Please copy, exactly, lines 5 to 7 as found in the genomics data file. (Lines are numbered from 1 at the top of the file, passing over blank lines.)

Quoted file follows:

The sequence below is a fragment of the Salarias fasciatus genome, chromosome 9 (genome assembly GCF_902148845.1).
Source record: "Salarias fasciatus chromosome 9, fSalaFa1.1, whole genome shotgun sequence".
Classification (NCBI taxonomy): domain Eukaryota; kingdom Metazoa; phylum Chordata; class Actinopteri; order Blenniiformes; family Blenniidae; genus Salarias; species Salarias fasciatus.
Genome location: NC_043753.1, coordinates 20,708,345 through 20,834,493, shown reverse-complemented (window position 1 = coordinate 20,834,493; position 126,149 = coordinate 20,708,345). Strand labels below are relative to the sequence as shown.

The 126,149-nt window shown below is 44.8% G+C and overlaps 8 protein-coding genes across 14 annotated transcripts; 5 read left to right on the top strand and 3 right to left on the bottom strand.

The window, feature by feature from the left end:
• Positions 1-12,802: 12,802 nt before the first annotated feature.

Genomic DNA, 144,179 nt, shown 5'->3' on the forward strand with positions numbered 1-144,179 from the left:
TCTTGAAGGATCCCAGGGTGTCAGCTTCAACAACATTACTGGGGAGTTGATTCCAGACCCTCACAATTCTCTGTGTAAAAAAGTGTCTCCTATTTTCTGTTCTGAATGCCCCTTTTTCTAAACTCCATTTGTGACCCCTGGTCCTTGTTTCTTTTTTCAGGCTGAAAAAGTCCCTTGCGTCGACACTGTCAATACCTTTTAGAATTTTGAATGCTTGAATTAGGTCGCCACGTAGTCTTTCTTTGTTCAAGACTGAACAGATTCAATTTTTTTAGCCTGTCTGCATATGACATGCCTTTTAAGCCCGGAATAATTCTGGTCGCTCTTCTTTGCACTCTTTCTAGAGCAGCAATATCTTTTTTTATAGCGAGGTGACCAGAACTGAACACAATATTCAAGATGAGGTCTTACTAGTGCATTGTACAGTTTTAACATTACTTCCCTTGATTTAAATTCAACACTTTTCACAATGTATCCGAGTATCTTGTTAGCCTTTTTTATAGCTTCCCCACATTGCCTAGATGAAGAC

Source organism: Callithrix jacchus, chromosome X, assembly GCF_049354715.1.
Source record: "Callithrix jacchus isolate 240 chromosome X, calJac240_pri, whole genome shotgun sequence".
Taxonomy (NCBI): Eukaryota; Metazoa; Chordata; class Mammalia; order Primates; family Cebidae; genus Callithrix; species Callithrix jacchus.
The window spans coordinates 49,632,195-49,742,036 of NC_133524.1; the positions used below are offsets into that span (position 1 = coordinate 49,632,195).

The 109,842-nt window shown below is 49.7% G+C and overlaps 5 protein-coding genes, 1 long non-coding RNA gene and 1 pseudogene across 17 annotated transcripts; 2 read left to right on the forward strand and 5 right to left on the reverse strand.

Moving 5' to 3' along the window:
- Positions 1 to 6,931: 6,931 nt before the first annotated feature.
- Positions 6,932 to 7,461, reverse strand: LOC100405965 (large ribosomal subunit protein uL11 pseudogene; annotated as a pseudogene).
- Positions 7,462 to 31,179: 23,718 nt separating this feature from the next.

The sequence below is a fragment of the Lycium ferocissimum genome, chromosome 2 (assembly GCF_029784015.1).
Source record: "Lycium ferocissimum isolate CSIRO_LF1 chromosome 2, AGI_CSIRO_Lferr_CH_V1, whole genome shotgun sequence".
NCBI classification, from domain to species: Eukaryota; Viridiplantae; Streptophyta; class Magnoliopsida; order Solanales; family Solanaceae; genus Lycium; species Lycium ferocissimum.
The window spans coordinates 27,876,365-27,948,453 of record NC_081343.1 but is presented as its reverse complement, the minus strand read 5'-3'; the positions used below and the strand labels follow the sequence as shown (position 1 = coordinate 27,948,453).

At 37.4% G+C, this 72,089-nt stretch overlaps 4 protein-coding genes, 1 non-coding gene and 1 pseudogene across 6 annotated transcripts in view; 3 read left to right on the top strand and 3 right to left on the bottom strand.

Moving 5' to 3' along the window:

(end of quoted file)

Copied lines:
The 126,149-nt window shown below is 44.8% G+C and overlaps 8 protein-coding genes across 14 annotated transcripts; 5 read left to right on the top strand and 3 right to left on the bottom strand.

The window, feature by feature from the left end:
• Positions 1-12,802: 12,802 nt before the first annotated feature.